I don’t think they ever sleep together.  Not that that is any of my business, but you can’t help noticing the state of the beds, can you.  Both doubles of course, but his is barely disturbed.  He sleeps on the left side; the right pillow is never creased.  Now Madam’s bed is quite different.  She must kick the duvet off in the night, it is usually on the floor along with half of her clothes.

Did you know, they have a laundry service?  Both houses.  They have a large wicker basket in the hallway, and everything dirty, or what they consider dirty – not the same thing at all – is dumped in there along with sheets and towels and they are dry-cleaned or laundered twice a week.  All wrapped in cellophane too.

They each have their own bathroom as well.  En-suite they call it.  I have a tiny shower cubicle and toilet in my flat, but it’s nothing like what they have.  All marble sinks and gold taps – and the baths.  You could almost swim in them baths.  And they have all these water jets too.  Mind you, makes it easier for me to clean.  Now he, her husband – that Philip.  He never uses the bath, he is a shower man.  Well, he is in business you know.  He leaves the house early in the morning.  Madam uses the bath, and she uses this expensive bath oil.  Leaves a nasty scum mark round the edge I can tell you.  She’s one of those people too who always leaves the top off the toothpaste.  I mean, how hard is it to put it back on.  Cherie was the same, never put the lid back on and a dribble of dried goo there for me to clean on the sink.   They slept in the same bed, Cherie and Tony, no problems there I can assure you. 

But I meant to tell you.  She.  Madam. She keeps a diary.  It’s in her bedside cabinet. It’s one of those posh ones in white leather with a little strap and a lock.  I had one like it as a child once.  I never wrote in mine.  But she does.  Now, this is really naughty.  There is a lock on her diary, but it isn’t locked.  And once or twice I have had a peek.

Now, even though I am, you could say, at the heart of Government, I am not really that interested in Politics at all.  They are all the same underneath, and in my job I get to see them as they really are.  Not that they are so different from us at all, even if they love to act as if they are, so high and mighty.  ‘Everyone gets to sit on the throne at least once a day’, as my Bert used to say.  And I am the one who gets to clean their thrones.  Not that I mind that really, what with me Marigolds and a bottle of bleach it don’t bother me none.  They are all a bit stuck up if you ask me.  Not like normal people at all.  Oh, except her – Gordon’s wife.  She was nice, the only one who ever really talked to me in twenty years.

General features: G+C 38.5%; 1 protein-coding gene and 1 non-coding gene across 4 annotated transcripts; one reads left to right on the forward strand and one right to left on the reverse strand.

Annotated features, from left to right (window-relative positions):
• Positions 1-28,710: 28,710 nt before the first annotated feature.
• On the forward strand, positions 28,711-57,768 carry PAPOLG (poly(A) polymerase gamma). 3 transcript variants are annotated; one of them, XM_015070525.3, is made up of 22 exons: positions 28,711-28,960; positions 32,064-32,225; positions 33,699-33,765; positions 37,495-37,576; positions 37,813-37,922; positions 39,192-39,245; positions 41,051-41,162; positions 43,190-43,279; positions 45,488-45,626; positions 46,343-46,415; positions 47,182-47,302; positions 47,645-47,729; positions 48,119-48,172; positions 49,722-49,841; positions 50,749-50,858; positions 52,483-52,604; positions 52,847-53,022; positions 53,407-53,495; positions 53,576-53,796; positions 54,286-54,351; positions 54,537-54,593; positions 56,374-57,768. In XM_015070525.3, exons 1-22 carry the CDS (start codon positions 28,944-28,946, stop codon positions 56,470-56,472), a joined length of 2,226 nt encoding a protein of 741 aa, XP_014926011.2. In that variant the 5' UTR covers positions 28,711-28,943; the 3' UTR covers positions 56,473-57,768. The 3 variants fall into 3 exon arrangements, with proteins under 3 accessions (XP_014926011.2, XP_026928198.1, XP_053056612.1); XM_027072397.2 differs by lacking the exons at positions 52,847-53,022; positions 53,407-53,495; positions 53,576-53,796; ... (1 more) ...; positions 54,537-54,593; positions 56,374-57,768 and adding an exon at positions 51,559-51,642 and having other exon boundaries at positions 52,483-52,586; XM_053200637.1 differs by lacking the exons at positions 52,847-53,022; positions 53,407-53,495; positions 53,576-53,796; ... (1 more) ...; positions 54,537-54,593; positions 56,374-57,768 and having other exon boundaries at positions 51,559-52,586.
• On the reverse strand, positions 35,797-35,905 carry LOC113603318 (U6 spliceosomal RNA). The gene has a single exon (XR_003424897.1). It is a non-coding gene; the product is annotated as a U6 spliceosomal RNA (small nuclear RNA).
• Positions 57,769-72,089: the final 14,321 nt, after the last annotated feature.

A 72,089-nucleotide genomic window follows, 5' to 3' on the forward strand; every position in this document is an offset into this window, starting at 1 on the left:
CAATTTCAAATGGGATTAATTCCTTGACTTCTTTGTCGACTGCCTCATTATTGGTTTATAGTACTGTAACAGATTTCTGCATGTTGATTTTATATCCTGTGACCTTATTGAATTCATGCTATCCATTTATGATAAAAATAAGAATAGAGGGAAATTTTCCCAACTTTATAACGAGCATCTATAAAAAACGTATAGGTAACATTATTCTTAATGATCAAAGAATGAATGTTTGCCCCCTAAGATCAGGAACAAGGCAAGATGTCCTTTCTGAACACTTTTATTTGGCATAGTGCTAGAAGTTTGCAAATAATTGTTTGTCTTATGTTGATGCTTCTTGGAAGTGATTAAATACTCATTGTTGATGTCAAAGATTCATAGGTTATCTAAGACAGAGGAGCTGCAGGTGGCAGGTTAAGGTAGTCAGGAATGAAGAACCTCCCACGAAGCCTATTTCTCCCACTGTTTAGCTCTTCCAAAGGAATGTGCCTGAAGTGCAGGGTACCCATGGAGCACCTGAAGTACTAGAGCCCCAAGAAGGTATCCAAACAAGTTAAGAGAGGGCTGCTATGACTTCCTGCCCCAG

But, back to Madam’s diary.  She didn’t write very much most days, lots of initials which I never understood.  But I do remember a couple of entries.  Just after Dave announced that ‘referender’ thing she wrote that this was her big chance, she’d been waiting patiently for years but now she saw her way clearly.  And after that big vote she wrote “Hooray – now for it.”  Then when she became the big boss, she said it was the best day of her life.  What about her wedding day, I thought?  But she added she had better watch out for Boris, better tie him down. Now what was the phrase she used.  Very unladylike I thought, but then you should have heard the words that Cherie used.  F…ing this and F…ing that all day long.

She, Madam, said it was better to have Boris pissing out of the tent than in.  Not sure what she meant by that, maybe she meant the marquee they sometimes have in the Rose Garden, but surely where he goes weewee is none of her business at all.  But the worst was after the last election.  She was furious alright.  You could see where the pen had gone right through the page in a few places.  She said it was all the TV’s fault, that she hadn’t had the chance to explain how wonderful she was going to do that Brexit stuff.  UNFAIR she wrote in big letters, and underlined it again and again.  She even called Mr. Corbyn a ‘you know what’ but the writing was so bad and it looks like she had spilt a few drops of tea or something on the page, made the words hard to read. It might have been a card, or a cad – but I think I know what it really was.  Very un-lady-like.  But then a day or two later she was back to her usual self. “Determined to hang on” she wrote, “they won’t get rid of me that easy.”

Anyway, look at the time I must be going soon and as you know I don’t like to gossip.  That man asked me not to divulge any details and I have been as good as my word.  No, it doesn’t matter how many times you ask me, I won’t tell you any details.  Except to say, they aren’t at all like you see them on the telly, the couple next door that is.  In fact, hardly anyone even knows what I do for a living.  The soul of discretion, my Bert used to call me.

My Record Collection 106 – Marianne Faithfull